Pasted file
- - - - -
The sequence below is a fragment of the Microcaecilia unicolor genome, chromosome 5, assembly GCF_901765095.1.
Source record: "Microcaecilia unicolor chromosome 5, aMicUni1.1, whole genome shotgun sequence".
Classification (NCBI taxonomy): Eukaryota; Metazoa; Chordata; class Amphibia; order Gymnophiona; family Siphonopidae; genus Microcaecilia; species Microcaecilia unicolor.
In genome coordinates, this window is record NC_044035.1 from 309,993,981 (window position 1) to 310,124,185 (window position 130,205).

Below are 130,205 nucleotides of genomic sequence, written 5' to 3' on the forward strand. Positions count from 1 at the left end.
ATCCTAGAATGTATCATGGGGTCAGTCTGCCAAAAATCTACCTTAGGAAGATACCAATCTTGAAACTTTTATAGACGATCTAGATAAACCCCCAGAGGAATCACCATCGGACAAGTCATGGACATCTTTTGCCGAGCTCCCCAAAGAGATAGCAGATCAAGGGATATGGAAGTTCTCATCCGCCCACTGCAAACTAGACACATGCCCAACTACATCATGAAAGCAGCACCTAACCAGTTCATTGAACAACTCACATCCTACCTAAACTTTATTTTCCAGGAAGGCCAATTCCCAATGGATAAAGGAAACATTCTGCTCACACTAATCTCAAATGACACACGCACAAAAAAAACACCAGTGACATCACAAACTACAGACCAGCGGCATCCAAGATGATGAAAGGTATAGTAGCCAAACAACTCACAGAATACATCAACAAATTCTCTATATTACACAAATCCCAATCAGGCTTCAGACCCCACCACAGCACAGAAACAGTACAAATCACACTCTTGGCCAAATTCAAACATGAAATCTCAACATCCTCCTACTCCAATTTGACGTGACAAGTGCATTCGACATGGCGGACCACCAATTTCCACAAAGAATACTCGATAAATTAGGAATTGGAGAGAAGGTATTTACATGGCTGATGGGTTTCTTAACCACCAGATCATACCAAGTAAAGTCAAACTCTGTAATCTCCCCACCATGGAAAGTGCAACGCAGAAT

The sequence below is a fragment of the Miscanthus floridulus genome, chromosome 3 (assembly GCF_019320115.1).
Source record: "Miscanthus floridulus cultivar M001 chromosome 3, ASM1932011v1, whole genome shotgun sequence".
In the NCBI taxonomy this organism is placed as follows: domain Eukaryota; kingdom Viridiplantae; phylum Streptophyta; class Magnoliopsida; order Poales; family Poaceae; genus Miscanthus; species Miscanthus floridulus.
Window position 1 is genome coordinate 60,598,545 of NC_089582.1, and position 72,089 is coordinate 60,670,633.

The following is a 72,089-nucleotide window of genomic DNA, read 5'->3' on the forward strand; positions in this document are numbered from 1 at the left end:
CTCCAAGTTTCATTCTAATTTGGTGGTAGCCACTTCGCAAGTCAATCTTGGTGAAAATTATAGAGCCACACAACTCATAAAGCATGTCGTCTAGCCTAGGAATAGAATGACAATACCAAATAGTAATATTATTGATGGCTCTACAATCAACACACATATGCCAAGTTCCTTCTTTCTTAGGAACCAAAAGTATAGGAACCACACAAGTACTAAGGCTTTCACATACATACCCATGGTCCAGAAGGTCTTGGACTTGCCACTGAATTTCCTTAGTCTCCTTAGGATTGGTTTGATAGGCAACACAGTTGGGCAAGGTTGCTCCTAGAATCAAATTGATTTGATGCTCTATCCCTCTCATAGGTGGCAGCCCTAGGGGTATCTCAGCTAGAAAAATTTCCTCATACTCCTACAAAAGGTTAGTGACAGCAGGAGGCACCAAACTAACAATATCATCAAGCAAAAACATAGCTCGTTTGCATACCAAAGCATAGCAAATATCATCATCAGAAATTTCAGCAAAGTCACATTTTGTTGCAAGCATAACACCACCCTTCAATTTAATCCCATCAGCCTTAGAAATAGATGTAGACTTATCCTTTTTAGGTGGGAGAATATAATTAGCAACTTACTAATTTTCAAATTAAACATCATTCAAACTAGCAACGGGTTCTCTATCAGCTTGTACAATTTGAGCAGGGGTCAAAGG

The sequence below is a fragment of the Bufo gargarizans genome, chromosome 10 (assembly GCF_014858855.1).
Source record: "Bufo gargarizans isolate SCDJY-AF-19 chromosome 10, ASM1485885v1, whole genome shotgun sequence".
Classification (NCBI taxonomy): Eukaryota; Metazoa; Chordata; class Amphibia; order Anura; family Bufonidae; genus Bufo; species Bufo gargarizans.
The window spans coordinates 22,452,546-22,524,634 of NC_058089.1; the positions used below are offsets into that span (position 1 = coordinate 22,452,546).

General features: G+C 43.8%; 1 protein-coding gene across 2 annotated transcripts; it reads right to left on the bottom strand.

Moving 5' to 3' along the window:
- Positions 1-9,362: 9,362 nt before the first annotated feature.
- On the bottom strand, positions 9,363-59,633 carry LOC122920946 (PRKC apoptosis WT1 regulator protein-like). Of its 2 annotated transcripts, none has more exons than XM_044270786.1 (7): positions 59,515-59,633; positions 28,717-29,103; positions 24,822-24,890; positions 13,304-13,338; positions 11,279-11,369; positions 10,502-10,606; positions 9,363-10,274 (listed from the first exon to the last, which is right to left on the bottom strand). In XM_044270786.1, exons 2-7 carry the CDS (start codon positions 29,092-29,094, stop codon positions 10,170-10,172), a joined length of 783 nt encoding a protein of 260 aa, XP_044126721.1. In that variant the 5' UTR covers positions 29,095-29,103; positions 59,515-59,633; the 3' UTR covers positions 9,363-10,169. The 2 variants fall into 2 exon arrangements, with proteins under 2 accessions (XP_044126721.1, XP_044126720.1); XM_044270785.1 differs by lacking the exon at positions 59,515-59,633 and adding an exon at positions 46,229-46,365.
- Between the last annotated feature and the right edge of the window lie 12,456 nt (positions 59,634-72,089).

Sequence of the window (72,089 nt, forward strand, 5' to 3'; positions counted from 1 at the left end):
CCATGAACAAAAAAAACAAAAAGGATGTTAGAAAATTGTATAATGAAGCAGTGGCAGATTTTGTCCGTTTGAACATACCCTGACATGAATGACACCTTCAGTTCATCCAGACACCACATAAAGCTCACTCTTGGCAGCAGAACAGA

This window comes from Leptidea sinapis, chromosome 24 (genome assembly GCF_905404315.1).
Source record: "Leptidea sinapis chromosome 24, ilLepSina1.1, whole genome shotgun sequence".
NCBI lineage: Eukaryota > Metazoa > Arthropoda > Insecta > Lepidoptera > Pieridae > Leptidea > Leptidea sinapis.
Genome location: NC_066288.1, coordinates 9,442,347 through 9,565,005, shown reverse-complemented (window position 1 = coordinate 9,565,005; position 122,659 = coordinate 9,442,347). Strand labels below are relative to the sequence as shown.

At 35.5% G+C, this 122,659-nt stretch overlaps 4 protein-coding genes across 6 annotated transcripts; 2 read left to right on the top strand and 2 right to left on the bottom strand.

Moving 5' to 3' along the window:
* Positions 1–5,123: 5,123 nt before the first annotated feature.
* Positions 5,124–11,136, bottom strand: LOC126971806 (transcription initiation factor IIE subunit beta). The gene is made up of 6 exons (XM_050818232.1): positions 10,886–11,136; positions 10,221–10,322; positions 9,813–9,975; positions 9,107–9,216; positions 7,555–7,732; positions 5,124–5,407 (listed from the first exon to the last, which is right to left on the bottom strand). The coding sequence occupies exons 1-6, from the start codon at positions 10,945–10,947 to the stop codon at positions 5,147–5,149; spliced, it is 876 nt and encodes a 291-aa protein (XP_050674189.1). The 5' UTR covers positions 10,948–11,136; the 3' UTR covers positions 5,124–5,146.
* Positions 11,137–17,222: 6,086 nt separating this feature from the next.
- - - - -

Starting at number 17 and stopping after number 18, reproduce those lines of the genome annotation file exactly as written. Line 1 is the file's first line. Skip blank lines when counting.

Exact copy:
General features: G+C 43.8%; 1 protein-coding gene across 2 annotated transcripts; it reads right to left on the bottom strand.

Moving 5' to 3' along the window: